Sewage Ejector Pumps and When You Need One

One of the essential elements of sanitary sewage in many home systems is the pump.

What Are Sewage Ejector Pumps?

Many homes with laundry rooms or bathrooms on the basement level or houses built on a much lower plane than the city sewer system require a pump to get sewage and greywater through the lines into the sewer system.

They are also commonly used in areas where septic tanks are required since the tank may be at a higher level than the plumping lines and fixtures of the home.

How Do They Work

Typically, sewage pumps aren’t working all the time. The sump basin, basically a holding tank underground, holds approximately 30 gallons of waste for the average home. Once the sump basin fills up, the pump will move the waste from the basin to the city sewage lines.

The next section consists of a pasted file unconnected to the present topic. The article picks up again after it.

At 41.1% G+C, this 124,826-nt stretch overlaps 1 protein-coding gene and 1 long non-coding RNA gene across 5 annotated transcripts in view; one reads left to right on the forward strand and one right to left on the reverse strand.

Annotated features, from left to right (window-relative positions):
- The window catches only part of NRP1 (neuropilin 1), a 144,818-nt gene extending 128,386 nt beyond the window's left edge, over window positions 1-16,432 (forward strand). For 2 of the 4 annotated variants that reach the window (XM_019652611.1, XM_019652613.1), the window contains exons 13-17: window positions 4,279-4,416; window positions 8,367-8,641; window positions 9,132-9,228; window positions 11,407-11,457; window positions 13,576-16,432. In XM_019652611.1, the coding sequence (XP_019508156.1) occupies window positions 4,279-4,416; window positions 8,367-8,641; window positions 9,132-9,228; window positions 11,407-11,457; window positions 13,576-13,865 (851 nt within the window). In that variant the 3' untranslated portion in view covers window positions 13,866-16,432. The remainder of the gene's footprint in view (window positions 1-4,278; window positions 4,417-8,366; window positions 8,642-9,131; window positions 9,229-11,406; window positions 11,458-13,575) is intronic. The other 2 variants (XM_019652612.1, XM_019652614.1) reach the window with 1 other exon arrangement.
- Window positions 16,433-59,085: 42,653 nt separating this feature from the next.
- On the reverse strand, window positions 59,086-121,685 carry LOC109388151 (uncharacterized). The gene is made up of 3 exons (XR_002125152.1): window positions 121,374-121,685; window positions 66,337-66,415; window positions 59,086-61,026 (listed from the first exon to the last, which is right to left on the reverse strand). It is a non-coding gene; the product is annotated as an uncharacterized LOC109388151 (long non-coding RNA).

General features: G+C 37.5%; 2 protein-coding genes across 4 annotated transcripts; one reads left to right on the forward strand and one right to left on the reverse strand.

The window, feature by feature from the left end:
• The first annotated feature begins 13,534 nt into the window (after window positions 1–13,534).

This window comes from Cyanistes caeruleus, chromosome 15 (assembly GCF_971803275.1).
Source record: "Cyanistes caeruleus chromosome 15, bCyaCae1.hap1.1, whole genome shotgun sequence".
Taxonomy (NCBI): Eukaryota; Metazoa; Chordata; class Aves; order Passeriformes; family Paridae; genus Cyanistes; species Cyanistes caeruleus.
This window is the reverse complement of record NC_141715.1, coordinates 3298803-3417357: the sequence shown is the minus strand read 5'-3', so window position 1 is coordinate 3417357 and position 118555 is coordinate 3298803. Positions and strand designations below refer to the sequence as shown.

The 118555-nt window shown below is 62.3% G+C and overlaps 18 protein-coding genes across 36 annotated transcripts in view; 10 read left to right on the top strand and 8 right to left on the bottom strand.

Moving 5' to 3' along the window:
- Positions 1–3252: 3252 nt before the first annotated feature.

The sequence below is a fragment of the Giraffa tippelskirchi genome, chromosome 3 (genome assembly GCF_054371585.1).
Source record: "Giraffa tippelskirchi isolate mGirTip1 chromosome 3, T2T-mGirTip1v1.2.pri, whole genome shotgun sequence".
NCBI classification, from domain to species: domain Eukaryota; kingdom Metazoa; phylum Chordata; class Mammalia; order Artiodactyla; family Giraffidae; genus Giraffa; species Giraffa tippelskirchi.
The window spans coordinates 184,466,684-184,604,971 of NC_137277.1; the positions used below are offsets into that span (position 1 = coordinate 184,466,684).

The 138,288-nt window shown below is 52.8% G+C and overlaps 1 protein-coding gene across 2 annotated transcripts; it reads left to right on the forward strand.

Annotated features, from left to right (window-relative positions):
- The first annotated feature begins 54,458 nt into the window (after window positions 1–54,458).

Most sewage pumps use a float mechanism to regulate their use. This means that an air-filled float connects to the pump, and as the level of waste in the sump basin rises, the float rises with it. Once the float gets to a certain level, it activates the pump system, and pumping begins to help avoid backflow or overfilling the basin. Then, the pump automatically turns off until the sump starts to fill up again.

What Pump Systems Are Available?

Of course, there are different sizes and options of sewage pumps available, and several factors determine which one you might need. However, The best way to determine what is best for your home and system is to find a company that sells and installs pumps and provides pump service New York.

They’ll look at your sump basin size, the distance and height difference between your fixtures/sump basin/sewage system or septic tank, and more to help you decide what option will work the best for you.